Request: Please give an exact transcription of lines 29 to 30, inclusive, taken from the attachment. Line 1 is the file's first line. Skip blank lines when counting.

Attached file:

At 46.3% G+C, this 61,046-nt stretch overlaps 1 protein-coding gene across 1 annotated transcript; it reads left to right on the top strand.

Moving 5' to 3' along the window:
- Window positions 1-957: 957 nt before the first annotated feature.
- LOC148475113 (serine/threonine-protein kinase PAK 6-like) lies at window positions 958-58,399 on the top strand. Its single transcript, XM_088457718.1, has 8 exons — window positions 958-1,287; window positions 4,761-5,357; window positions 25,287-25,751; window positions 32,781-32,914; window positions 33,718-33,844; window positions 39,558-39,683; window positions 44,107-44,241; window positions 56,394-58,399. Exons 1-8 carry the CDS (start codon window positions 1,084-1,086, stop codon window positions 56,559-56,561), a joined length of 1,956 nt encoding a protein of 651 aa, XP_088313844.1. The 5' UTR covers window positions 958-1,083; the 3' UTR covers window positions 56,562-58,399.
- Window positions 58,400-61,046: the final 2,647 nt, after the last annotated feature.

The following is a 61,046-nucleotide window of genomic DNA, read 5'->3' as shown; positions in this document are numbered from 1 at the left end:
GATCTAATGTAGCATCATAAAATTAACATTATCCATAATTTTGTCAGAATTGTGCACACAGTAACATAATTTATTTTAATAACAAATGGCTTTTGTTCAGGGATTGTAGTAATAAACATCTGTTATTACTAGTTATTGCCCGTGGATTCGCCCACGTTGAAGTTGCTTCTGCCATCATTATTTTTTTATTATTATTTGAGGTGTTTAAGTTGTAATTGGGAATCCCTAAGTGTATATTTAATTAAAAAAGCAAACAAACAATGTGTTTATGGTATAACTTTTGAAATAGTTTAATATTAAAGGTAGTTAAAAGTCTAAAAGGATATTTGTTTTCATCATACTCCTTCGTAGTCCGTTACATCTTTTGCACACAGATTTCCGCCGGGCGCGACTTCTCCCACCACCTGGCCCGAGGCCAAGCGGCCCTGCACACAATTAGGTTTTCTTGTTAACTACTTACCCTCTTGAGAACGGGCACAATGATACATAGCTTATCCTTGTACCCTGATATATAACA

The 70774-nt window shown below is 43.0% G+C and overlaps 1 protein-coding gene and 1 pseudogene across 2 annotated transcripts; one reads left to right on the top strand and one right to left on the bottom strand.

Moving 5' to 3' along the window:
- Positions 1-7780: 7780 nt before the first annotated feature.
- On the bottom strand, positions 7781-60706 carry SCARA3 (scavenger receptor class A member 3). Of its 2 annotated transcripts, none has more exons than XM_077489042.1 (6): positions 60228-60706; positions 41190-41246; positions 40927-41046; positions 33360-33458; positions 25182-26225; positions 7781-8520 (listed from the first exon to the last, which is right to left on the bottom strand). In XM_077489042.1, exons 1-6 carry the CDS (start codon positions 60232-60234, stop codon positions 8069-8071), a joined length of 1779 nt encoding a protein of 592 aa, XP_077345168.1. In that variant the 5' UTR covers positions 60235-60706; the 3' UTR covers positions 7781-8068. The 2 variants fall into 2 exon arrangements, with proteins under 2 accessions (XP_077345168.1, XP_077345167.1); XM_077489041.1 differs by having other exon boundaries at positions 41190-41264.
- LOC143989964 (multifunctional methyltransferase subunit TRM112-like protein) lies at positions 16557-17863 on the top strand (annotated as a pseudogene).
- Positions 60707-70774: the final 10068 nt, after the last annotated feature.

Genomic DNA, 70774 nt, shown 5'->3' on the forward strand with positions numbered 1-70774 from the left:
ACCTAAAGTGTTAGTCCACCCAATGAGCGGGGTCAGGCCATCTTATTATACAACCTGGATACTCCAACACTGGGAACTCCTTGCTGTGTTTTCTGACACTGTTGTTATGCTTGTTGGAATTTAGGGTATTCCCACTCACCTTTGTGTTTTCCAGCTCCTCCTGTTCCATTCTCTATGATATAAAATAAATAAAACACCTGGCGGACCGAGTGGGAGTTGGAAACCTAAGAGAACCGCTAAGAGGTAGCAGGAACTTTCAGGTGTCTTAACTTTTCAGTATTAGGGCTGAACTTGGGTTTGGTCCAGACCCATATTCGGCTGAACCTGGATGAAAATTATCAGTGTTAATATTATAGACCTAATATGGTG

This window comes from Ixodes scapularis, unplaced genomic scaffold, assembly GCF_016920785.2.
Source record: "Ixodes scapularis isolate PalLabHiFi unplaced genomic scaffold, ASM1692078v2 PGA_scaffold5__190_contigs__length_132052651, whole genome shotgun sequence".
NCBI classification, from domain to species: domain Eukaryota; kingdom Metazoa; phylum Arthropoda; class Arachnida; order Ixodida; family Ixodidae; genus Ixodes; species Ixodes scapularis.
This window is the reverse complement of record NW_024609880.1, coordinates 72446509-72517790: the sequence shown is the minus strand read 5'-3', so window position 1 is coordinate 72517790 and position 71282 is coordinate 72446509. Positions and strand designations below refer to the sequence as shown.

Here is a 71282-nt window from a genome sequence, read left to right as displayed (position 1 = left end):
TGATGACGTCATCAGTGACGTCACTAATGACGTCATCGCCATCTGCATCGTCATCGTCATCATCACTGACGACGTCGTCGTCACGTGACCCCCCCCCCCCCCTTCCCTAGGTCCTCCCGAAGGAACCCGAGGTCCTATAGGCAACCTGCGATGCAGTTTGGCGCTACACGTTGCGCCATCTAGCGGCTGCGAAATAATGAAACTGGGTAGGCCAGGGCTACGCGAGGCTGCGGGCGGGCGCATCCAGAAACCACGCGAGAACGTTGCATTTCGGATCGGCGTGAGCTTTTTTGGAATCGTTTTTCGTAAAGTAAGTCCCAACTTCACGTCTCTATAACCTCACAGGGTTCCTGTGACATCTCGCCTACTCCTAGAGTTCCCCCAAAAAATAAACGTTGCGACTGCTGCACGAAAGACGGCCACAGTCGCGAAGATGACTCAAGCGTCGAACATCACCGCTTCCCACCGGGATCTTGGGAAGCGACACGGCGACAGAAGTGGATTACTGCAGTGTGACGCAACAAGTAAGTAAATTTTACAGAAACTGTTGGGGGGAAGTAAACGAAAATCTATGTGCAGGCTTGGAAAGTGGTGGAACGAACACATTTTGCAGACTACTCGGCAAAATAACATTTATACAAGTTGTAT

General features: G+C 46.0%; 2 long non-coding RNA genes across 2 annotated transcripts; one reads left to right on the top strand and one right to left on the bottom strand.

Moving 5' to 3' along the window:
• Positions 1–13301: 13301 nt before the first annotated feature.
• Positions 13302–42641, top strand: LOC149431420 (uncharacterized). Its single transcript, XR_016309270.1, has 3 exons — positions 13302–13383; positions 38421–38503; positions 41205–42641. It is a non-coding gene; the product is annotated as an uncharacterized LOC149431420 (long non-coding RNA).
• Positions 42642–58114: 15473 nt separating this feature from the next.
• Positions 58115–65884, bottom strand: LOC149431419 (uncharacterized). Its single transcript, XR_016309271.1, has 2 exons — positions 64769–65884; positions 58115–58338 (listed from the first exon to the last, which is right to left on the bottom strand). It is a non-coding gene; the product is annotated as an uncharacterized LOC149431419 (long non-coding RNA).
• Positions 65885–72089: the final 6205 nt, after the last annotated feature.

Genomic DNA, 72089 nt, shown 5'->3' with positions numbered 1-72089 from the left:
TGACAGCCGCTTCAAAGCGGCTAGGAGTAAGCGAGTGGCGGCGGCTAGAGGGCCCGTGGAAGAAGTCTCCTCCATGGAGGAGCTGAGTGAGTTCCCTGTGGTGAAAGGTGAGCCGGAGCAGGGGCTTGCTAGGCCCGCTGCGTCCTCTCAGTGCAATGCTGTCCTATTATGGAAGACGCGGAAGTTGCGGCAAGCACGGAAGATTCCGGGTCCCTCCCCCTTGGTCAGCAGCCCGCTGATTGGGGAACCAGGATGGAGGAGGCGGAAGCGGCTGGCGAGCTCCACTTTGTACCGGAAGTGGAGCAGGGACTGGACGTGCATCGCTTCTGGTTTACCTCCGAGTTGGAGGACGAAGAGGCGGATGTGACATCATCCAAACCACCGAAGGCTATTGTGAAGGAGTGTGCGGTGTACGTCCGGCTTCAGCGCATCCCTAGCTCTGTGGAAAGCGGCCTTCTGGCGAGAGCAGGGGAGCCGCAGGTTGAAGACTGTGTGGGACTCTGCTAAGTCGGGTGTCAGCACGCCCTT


Genomic DNA, 72089 nt, shown 5'->3' with positions numbered 1-72089 from the left:
TGACAGCCGCTTCAAAGCGGCTAGGAGTAAGCGAGTGGCGGCGGCTAGAGGGCCCGTGGAAGAAGTCTCCTCCATGGAGGAGCTGAGTGAGTTCCCTGTGGTGAAAGGTGAGCCGGAGCAGGGGCTTGCTAGGCCCGCTGCGTCCTCTCAGTGCAATGCTGTCCTATTATGGAAGACGCGGAAGTTGCGGCAAGCACGGAAGATTCCGGGTCCCTCCCCCTTGGTCAGCAGCCCGCTGATTGGGGAACCAGGATGGAGGAGGCGGAAGCGGCTGGCGAGCTCCACTTTGTACCGGAAGTGGAGCAGGGACTGGACGTGCATCGCTTCTGGTTTACCTCCGAGTTGGAGGACGAAGAGGCGGATGTGACATCATCCAAACCACCGAAGGCTATTGTGAAGGAGTGTGCGGTGTACGTCCGGCTTCAGCGCATCCCTAGCTCTGTGGAAAGCGGCCTTCTGGCGAGAGCAGGGGAGCCGCAGGTTGAAGACTGTGTGGGACTCTGCTAAGTCGGGTGTCAGCACGCCCTT